Battery heat generation is a complicated subject with no right or wrong answer. It all depends on the individual battery and how it's used. The chemical process during charge and discharge cycles does generate heat. Batteries however can be designed to dissipate this heat and minimize temperature rise.
 

tomjasz

Well-Known Member
The only batteries I’ve had that shed significant heat are the low P packs. My Luna 52v, small pack got hot pulling 30A with a BBSHD. But 15A could be pulled with little if any r was l temp rise. I apologize for the lacking details. I’m old it’s late and bill mahr is on.
 

retiredNH

Well-Known Member
Region
USA
Horse pucky. ;)A well designed battery appropriately sized will NOT generate heat. My bikes all have temperature readings and I ride all winter in Minnesota.
Believe what you want. The science doesn't change because of your beliefs. As I already said, the heat generation is dependent on the discharge rate. Riding on the level with little assist is different from climbing a long steep hill with maximum assist. When might you find a noticeable temperature rise? It depends on a lot of factors, including battery design, housing, BMS and load.
 

Nomad

Active Member
Bottom line cold will effect range so use a good battery cover in really cold weather and don't leave it out in the cold when not in use take the cover off in warmer temps
 

AHicks

Well-Known Member
Region
USA
City
Snow Bird - Summer S.E. Michigan, Winter Gulf Coast North Central Fl.
Believe what you want. The science doesn't change because of your beliefs. As I already said, the heat generation is dependent on the discharge rate. Riding on the level with little assist is different from climbing a long steep hill with maximum assist. When might you find a noticeable temperature rise? It depends on a lot of factors, including battery design, housing, BMS and load.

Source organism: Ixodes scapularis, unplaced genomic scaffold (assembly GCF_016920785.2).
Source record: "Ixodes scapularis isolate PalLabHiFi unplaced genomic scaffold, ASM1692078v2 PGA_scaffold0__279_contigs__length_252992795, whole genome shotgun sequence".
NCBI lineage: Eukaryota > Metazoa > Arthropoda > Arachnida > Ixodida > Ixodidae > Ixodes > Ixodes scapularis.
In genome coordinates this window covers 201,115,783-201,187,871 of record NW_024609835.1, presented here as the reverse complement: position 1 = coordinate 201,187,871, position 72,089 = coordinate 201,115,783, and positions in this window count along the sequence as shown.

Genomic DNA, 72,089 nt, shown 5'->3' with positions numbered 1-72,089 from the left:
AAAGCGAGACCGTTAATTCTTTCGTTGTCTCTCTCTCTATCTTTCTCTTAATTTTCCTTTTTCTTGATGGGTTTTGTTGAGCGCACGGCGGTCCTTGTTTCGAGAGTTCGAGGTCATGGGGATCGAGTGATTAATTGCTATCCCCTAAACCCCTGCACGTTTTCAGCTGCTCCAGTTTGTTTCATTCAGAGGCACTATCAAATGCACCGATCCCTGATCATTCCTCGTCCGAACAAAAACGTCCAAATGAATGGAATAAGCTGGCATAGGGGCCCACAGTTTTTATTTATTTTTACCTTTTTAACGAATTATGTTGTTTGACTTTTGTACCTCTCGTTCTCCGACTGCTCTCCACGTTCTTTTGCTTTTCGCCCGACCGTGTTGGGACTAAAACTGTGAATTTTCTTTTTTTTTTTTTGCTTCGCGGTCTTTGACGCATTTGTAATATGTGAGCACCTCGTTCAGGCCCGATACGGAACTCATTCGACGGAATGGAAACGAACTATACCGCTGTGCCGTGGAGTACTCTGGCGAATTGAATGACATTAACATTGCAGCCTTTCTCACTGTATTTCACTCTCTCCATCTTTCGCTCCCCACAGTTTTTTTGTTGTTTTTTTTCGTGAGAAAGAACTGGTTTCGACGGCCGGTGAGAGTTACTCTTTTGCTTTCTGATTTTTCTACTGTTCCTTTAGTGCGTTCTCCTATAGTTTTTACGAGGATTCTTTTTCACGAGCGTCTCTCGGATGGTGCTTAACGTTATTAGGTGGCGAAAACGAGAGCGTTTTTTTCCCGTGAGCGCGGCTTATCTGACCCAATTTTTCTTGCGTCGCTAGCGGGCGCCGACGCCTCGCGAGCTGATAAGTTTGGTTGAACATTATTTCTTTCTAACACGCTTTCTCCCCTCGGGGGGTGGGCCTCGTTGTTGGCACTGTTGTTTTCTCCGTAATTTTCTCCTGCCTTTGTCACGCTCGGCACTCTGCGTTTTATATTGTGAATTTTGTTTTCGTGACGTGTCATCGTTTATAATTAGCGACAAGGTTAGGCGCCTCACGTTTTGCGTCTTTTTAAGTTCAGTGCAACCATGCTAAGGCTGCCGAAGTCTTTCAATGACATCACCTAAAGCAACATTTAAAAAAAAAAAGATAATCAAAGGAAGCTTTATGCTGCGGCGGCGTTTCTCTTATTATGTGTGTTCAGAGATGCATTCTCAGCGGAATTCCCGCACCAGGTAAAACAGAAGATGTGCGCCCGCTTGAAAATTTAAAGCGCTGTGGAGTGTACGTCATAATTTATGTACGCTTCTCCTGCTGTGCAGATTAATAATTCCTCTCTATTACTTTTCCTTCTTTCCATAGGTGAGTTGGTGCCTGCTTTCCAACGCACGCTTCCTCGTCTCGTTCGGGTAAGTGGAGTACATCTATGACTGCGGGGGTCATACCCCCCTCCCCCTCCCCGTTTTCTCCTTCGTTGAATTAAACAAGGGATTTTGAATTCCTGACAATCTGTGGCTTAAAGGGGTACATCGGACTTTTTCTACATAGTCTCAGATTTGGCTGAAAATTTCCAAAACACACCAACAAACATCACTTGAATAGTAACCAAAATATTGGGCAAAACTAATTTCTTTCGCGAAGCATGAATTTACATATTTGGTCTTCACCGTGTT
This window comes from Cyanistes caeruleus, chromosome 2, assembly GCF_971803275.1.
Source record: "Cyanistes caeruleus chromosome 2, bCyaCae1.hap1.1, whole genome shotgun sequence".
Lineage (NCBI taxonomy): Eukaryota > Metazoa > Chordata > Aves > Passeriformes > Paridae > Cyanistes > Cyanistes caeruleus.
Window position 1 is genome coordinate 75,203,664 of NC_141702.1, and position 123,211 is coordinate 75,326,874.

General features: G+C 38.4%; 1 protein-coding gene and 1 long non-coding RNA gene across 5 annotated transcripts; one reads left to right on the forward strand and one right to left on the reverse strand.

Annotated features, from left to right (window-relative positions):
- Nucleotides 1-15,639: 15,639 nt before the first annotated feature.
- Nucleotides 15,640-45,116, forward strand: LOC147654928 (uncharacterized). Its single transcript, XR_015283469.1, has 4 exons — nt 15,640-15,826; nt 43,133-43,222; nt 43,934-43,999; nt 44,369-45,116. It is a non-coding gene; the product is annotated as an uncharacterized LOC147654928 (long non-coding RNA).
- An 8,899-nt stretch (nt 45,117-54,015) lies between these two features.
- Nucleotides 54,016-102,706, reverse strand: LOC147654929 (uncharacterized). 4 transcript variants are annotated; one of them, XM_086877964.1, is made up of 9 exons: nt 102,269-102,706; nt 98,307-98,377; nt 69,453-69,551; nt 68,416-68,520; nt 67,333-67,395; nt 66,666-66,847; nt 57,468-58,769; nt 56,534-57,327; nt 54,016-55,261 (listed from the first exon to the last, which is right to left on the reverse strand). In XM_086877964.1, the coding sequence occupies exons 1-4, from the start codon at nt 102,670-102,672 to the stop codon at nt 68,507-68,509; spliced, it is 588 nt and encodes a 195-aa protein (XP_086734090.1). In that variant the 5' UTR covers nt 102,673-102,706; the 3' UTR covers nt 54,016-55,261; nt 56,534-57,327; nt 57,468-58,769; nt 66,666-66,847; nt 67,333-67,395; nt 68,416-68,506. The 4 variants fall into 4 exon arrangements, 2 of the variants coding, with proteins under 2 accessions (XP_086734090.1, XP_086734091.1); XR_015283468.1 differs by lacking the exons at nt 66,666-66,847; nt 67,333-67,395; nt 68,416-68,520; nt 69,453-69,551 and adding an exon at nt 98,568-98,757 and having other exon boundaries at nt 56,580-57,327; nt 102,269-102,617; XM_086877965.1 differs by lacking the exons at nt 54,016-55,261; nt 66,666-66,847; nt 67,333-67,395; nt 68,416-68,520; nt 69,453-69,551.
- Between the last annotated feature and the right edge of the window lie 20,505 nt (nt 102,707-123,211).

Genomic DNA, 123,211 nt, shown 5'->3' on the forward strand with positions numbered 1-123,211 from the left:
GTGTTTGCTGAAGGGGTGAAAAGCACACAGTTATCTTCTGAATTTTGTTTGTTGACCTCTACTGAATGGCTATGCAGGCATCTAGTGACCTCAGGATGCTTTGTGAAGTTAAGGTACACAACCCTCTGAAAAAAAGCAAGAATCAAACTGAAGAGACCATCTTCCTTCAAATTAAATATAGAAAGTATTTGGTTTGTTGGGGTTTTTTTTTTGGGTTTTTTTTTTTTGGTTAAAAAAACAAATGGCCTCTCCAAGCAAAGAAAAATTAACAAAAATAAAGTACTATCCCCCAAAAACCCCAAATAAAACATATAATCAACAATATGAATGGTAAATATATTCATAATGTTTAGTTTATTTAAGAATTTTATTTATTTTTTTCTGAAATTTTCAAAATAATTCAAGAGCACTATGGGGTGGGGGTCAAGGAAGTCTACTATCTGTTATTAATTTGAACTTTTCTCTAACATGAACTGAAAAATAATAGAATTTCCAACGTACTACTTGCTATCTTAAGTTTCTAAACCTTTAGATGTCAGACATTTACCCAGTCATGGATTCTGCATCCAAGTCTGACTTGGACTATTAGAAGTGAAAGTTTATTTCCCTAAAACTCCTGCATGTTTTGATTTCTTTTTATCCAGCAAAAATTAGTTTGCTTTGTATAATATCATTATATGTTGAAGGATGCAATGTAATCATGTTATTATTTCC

Load being the key word here. Many (most) of us are using very lightly loaded batteries for our bikes. Case material can have a lot to do with heat as well. For instance, an alum. clad pack can dissipate heat very quickly/easily. Common sense would tell us when touching a case like that would be difficult to feel temp build up in anything but extreme cases.

Bottom line, I'm not planning on internal heat build up as much of a factor in any of the riding I do.....
 

tomjasz

Well-Known Member
Believe what you want.
I believe my temperature sensors. With an undersized Luna 52V 6Ah pack I saw lots of heat generated. Same cells in a 20Ah triangle pack, very little heat produced pulling 30A.
I've addled my way through a dozen or more personal battery packs repairs, builds and upgrades. A properly sized battery will not shed enough heat to keep a pack warm below zero Celsius.

A few of the monitored batteries I've owned and used in Minnesota winters.
 

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tomjasz

Well-Known Member
Believe what you want. The science doesn't change because of your beliefs. As I already said, the heat generation is dependent on the discharge rate. Riding on the level with little assist is different from climbing a long steep hill with maximum assist. When might you find a noticeable temperature rise? It depends on a lot of factors, including battery design, housing, BMS and load.
We're actually in agreement after re reading. But I'll reiterate. An adequately designed battery with increased parallel cells will generate very little heat. 52V 14S2P trashed in a matter of months running BBSHD @ 30A 1500W. My 14S6P shed very little heat. Certainly NOT enough for a 20 mile ride in below freezing temps to keep the battery from sagging due to cold temps.
 

fauconnier

Member
Region
Canada
At a low discharge rate of 0.5C, the temperature is constant. It's probably what my wife and I do most of the time on a 2 hours ride, draining the battery to approx. 3.8v per cell. As an example one of my bike a MTB has a 17.5 Ah battery and my controller is limited to 25A, the maximum possible discharge rate being near 1.4C, the maximum temperature increase should be a couple of deg.C for A1 battery and approx. 8 deg.C for battery C1 for the first 80%. The difference between A1 and C1 certainly come from the discharge rate, C rating, of the two 18650 tested. IMHO a few deg.C rise during maximal use, like draining the battery in 45 minutes at ambiant temp, is not even enough to heat the pack to make a difference in range in cold weather.